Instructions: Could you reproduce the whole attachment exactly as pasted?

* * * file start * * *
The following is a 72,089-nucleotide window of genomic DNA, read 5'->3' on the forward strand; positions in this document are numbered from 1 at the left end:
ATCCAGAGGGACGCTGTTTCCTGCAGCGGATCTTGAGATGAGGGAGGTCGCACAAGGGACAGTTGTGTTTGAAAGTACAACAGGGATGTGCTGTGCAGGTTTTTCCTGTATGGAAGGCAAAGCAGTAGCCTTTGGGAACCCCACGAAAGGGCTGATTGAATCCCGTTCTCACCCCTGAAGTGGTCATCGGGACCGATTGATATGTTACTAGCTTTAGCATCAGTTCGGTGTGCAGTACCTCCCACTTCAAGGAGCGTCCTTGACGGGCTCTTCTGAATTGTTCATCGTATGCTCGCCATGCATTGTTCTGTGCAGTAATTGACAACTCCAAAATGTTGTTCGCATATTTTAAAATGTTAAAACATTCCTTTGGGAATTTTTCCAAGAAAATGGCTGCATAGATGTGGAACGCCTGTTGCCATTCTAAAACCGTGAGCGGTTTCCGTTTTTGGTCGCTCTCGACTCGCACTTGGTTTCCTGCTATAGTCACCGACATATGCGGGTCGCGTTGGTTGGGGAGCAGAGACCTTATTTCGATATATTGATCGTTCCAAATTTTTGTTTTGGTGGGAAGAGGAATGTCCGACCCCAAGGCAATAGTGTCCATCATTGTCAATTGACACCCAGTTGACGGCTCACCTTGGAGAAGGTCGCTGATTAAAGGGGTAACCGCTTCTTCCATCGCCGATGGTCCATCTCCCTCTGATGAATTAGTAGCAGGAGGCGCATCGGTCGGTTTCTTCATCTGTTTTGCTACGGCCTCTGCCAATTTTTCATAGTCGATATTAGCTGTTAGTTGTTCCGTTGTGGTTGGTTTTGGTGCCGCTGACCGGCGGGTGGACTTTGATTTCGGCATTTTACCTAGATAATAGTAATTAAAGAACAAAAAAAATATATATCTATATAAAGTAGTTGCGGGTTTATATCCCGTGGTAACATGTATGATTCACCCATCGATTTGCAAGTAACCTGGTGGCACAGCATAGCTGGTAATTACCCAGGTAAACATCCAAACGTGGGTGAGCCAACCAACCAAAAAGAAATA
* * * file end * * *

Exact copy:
The following is a 72,089-nucleotide window of genomic DNA, read 5'->3' on the forward strand; positions in this document are numbered from 1 at the left end:
ATCCAGAGGGACGCTGTTTCCTGCAGCGGATCTTGAGATGAGGGAGGTCGCACAAGGGACAGTTGTGTTTGAAAGTACAACAGGGATGTGCTGTGCAGGTTTTTCCTGTATGGAAGGCAAAGCAGTAGCCTTTGGGAACCCCACGAAAGGGCTGATTGAATCCCGTTCTCACCCCTGAAGTGGTCATCGGGACCGATTGATATGTTACTAGCTTTAGCATCAGTTCGGTGTGCAGTACCTCCCACTTCAAGGAGCGTCCTTGACGGGCTCTTCTGAATTGTTCATCGTATGCTCGCCATGCATTGTTCTGTGCAGTAATTGACAACTCCAAAATGTTGTTCGCATATTTTAAAATGTTAAAACATTCCTTTGGGAATTTTTCCAAGAAAATGGCTGCATAGATGTGGAACGCCTGTTGCCATTCTAAAACCGTGAGCGGTTTCCGTTTTTGGTCGCTCTCGACTCGCACTTGGTTTCCTGCTATAGTCACCGACATATGCGGGTCGCGTTGGTTGGGGAGCAGAGACCTTATTTCGATATATTGATCGTTCCAAATTTTTGTTTTGGTGGGAAGAGGAATGTCCGACCCCAAGGCAATAGTGTCCATCATTGTCAATTGACACCCAGTTGACGGCTCACCTTGGAGAAGGTCGCTGATTAAAGGGGTAACCGCTTCTTCCATCGCCGATGGTCCATCTCCCTCTGATGAATTAGTAGCAGGAGGCGCATCGGTCGGTTTCTTCATCTGTTTTGCTACGGCCTCTGCCAATTTTTCATAGTCGATATTAGCTGTTAGTTGTTCCGTTGTGGTTGGTTTTGGTGCCGCTGACCGGCGGGTGGACTTTGATTTCGGCATTTTACCTAGATAATAGTAATTAAAGAACAAAAAAAATATATATCTATATAAAGTAGTTGCGGGTTTATATCCCGTGGTAACATGTATGATTCACCCATCGATTTGCAAGTAACCTGGTGGCACAGCATAGCTGGTAATTACCCAGGTAAACATCCAAACGTGGGTGAGCCAACCAACCAAAAAGAAATA